In this article, the author has studied the fact that how matrimonial advertisement in India have promoted the inaccuracy and exaggerated variables provided by those who use advertising a medium for match making. And as this facts and variables are exaggerated these ads are misleading those who seek for partners through these matrimonial columns. Author has also focused on how has the growing use of usual channels of matchmaking through the mediation of the traditional are in rise due to the those set of people who have to adjust to the anonymity of city life and the constant transfers of government servants. For that very reason this set of people is increasingly making use of matrimonial is as a modern adaptation of the traditional means. The author has drawn conclusion from the content analysis of his findings is that the majority of the advertisers conform completely to the prevailing value system of their status group like caste, class, profession implying that the adjustments of this group to changing situations are also reflected in the matrimonial.(CORA VREEDE-DE STUERSS,2013)

This analysis has been tested by investigations on attitudes of youth from similar social strata towards caste, marriage, family life, and the opposite sex, and in a way directly questioning the generation which matrimonial advertising is intended to benefit. This also raises a question on the fact that who inserts the matrimonial advertisements, parents or children, which determines the setting up of trends for matchmaking?

Gender stereotypes and normative heterosexuality in matrimonial ads from globalizing India by Sri Vidya Ramasubramaniana and Parul Jain, Department of Communication, Texas A&M University, College Station, USA; Department of Communication, Ohio State University, Columbus, USA

Contemporary Indian familial relations as reflected in matrimonial advertising, a deep gender divide exist where the socially expected roles are very different for husbands as compared to wives. Apparently, a social understanding and unstated consensus exists for what the ideal woman/man should be. In other words, there is a strong support for gender polarization in the characteristics of a desirable, ideal, life partner. The implications of these ideals for women and men of marriageable age are crucial for understanding the lack of diversity in the matrimonial ads indicates the potential for exclusion or marginalization of several groups of ‘non ideal’ people in the ‘marriage market.’ In order to be considered eligible in the marriage market, in line with impressions from management literature, those placing matrimonial ads seem to adhere to social norms relating to traditional gender-role expectations for both men and women. Significant difference between what males and females expect in terms of spousal personality traits. Females are expected to be ‘feminine’ by being caring, loving, nurturing, compassionate, and warm. Women, in turn, cater to these expectations by using these descriptors while announcing themselves in the marriage market. While the effortful, purposive framing of matrimonial ads is reflective of the gendered values of the communities that they serve, it is equally possible that matrimonial ads function as a space through which the complicated negotiations that lead to finding the ‘suitable’ partner begin. Further research using ethnographic methods is needed to find out the role that matrimonial ads play in facilitating (or hindering) familial communication in particular and in maintaining (or countering) gender stereotypes in society in general (Ramasubramaniam & Jain, 2008)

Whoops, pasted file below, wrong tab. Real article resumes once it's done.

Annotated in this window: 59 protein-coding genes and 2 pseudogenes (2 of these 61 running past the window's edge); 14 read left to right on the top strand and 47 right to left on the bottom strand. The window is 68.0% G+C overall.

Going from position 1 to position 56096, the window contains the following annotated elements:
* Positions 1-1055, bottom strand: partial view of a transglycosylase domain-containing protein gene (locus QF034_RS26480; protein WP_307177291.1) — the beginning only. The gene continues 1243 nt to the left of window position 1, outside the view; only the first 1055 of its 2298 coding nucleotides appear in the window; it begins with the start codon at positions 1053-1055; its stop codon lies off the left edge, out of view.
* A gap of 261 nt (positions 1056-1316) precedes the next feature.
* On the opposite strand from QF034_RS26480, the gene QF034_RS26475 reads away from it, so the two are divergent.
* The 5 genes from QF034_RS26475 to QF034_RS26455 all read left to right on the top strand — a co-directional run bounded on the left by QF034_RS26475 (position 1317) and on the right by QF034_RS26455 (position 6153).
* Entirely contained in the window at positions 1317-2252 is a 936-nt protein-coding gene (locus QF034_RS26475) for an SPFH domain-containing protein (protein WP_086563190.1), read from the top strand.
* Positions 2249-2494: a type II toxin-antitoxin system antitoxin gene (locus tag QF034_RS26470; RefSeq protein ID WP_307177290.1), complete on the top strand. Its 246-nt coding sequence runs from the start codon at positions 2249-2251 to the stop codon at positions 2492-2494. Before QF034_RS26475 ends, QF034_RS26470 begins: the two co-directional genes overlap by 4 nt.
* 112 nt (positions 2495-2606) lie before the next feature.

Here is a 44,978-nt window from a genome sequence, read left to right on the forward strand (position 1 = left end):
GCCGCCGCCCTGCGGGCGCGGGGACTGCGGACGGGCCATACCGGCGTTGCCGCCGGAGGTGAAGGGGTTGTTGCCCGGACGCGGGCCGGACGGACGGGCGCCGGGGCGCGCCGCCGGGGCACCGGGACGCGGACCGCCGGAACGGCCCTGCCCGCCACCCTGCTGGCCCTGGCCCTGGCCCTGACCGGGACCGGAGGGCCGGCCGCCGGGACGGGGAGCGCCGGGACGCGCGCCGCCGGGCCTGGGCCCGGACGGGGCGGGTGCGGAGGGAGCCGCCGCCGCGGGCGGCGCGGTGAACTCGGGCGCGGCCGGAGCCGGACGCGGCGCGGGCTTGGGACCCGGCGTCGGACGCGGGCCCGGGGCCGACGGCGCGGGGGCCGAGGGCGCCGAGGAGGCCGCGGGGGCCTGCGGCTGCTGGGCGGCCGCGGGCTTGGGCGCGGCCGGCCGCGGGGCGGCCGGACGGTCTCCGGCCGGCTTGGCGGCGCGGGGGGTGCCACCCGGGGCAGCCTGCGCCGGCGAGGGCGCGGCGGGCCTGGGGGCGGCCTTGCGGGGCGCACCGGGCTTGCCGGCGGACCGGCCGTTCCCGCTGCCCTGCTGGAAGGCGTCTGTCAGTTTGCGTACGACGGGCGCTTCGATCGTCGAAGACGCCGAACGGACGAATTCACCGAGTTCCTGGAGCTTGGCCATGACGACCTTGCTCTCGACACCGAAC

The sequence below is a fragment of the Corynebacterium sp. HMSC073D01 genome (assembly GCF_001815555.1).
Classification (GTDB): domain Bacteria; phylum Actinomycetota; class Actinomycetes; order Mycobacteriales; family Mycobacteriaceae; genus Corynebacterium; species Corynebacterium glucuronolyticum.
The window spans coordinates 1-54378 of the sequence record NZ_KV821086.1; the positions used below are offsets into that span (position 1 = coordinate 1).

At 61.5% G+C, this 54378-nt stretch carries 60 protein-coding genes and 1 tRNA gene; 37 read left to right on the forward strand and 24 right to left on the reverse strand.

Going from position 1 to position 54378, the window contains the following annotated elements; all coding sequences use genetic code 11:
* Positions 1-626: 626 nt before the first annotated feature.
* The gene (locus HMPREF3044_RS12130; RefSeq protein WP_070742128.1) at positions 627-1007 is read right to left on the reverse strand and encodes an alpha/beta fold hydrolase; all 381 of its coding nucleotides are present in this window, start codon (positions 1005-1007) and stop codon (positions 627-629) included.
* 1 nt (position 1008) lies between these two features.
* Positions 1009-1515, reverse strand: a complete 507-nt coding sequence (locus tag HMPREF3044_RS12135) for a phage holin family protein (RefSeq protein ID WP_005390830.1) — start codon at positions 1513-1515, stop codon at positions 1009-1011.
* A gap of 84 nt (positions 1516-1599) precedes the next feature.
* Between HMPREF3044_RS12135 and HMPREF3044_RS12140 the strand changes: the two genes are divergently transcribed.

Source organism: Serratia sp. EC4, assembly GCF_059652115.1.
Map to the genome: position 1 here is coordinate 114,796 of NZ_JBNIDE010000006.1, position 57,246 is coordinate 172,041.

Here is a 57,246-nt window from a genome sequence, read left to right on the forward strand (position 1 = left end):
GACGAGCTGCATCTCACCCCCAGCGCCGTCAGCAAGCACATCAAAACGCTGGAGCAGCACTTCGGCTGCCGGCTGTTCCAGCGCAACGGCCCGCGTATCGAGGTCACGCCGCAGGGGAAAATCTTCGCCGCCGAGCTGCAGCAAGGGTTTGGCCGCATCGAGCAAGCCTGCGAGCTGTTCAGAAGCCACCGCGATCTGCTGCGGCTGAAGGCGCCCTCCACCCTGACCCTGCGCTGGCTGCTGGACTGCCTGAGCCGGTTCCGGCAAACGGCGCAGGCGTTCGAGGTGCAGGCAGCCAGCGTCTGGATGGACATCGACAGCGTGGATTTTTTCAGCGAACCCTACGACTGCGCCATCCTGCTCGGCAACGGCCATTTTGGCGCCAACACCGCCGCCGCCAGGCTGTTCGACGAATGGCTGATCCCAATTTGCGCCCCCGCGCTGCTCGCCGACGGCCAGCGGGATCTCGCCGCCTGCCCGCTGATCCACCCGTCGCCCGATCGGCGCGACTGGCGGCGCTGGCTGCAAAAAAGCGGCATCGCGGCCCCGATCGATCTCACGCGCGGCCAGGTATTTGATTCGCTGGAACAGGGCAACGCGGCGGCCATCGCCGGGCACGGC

In the journal article ‘Love, Arranged Marriage, and the Indian Social Structure’ by Giri Raj Gupta

The author in his study has mentioned that there is growth in of “Conjugal Marriage” as against “romantic love” and love marriages occur in only less than one percent of the population. Arranged marriages are closely associated with “closed systems” wherein the hierarchies are very elaborate and more than one factor such as historical origins, ritual positions, occupational affiliations, and social distance determinants play significant roles in defining the in-group and the out-group, particularly in marital alliances. In such systems, group identity is defined by strong senses of values which are preserved and re-enforced by attributes which distinguish a group in rank and its interaction with others. Continuity and unity of the extended family is well-preserved since all the significant members of the family share the mate-selection decision make-up which involves several persons who are supposedly known to have experience and qualifications to find a better choice as against the free choice of the subject. This leads to lower age at marriage and, in turn, strengthens the pre- dominance of the family over the individual choice. As long as the social system is unable to develop a value system to promote individualism, economic security outside the family system, and a value system which advances the ideals of nuclear family, the individuals in such system continue to demand support from the family which, in turn, would lead to re-emphasizing the importance of arranged marriage. (Gupta, 1976)